Abstract: While most classical approaches to Granger causality detection assume linear dynamics, many interactions in applied domains, like neuroscience and genomics, are inherently nonlinear. In these cases, using linear models may lead to inconsistent estimation of Granger causal interactions. We propose a class of nonlinear methods by applying structured multilayer perceptrons (MLPs) or recurrent neural networks (RNNs) combined with sparsity-inducing penalties on the weights. By encouraging specific sets of weights to be zero---in particular through the use of convex group-lasso penalties---we can extract the Granger causal structure. To further contrast with traditional approaches, our framework naturally enables us to efficiently capture long-range dependencies between series either via our RNNs or through an automatic lag selection in the MLP. We show that our neural Granger causality methods outperform state-of-the-art nonlinear Granger causality methods on the DREAM3 challenge data. This data consists of nonlinear gene expression and regulation time courses with only a limited number of time points. The successes we show in this challenging dataset provide a powerful example of how deep learning can be useful in cases that go beyond prediction on large datasets. We likewise illustrate our methods in detecting nonlinear interactions in a human motion capture dataset.
TL;DR: In this article, a batch solver is proposed that iterates between inferring directed graphs that best fit the sequence of observations, and estimating the network processes at reduced computational complexity by leveraging tools related to Kalman smoothing.
Abstract: A task of major practical importance in network science is inferring the graph structure from noisy observations at a subset of nodes. Available methods for topology inference typically assume that the process over the network is observed at all nodes. However, application-specific constraints may prevent acquiring network-wide observations. Alleviating the limited flexibility of existing approaches, this work advocates structural models for graph processes and develops novel algorithms for joint inference of the network topology and processes from partial nodal observations. Structural equation models (SEMs) and structural vector autoregressive models (SVARMs) have well documented merits in identifying even directed topologies of complex graphs; while SEMs capture contemporaneous causal dependencies among nodes, SVARMs further account for time-lagged influences. A batch solver is proposed that iterates between inferring directed graphs that “best” fit the sequence of observations, and estimating the network processes at reduced computational complexity by leveraging tools related to Kalman smoothing. To further accommodate delay-sensitive applications, an online joint inference approach is put forth that even tracks time-evolving topologies. Furthermore, we specify novel conditions for identifying the network topology given partial observations. We prove that the required number of observations for unique identification reduces significantly when the network structure is sparse. Numerical tests with synthetic as well as real datasets corroborate the effectiveness of the proposed approach.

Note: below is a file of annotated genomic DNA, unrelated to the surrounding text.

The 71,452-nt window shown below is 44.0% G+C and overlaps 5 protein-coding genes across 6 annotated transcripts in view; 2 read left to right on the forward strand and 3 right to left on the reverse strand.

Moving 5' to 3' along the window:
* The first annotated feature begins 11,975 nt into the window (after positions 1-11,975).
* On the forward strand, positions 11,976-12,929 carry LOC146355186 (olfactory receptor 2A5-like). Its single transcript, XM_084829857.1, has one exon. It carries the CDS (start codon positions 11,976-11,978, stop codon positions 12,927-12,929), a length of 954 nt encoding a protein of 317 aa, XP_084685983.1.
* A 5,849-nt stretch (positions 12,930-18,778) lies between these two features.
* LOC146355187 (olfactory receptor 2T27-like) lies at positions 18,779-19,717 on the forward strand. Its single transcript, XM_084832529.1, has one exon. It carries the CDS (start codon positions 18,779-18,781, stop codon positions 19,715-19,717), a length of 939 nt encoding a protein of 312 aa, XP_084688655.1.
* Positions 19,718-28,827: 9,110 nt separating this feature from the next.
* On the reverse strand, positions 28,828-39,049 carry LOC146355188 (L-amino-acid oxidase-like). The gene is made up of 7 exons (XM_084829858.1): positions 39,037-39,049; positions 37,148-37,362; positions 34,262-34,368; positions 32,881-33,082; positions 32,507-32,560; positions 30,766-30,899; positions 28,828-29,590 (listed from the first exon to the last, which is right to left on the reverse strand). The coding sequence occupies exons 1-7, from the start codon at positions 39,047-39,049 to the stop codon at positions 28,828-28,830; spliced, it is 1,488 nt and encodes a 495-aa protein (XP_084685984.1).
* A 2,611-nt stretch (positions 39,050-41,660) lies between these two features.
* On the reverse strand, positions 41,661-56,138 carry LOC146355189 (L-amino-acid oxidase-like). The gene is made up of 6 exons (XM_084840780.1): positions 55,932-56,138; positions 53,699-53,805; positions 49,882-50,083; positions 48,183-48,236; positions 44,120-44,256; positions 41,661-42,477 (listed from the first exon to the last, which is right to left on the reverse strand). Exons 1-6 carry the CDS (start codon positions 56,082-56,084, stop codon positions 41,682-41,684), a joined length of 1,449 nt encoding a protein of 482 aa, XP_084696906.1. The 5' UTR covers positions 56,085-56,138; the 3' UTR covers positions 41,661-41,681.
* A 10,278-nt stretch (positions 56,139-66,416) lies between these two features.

TL;DR: The merits of kernel-based methods are extended here to the task of learning the effective brain connectivity, and an efficient regularized estimator is put forth to leverage the edge sparsity inherent to real-world complex networks.
Abstract: Structural equation models (SEMs) and vector autoregressive models (VARMs) are two broad families of approaches that have been shown useful in effective brain connectivity studies. While VARMs postulate that a given region of interest in the brain is directionally connected to another one by virtue of time-lagged influences, SEMs assert that directed dependencies arise due to instantaneous effects, and may even be adopted when nodal measurements are not necessarily multivariate time series. To unify these complementary perspectives, linear structural vector autoregressive models (SVARMs) that leverage both instantaneous and time-lagged nodal data have recently been put forth. Albeit simple and tractable, linear SVARMs are quite limited since they are incapable of modeling nonlinear dependencies between neuronal time series. To this end, the overarching goal of the present paper is to considerably broaden the span of linear SVARMs by capturing nonlinearities through kernels, which have recently emerged as a powerful nonlinear modeling framework in canonical machine learning tasks, e.g., regression, classification, and dimensionality reduction. The merits of kernel-based methods are extended here to the task of learning the effective brain connectivity, and an efficient regularized estimator is put forth to leverage the edge sparsity inherent to real-world complex networks. Judicious kernel choice from a preselected dictionary of kernels is also addressed using a data-driven approach. Numerical tests on ECoG data captured through a study on epileptic seizures demonstrate that it is possible to unveil previously unknown directed links between brain regions of interest.
Related Papers (5)
22 Nov 2010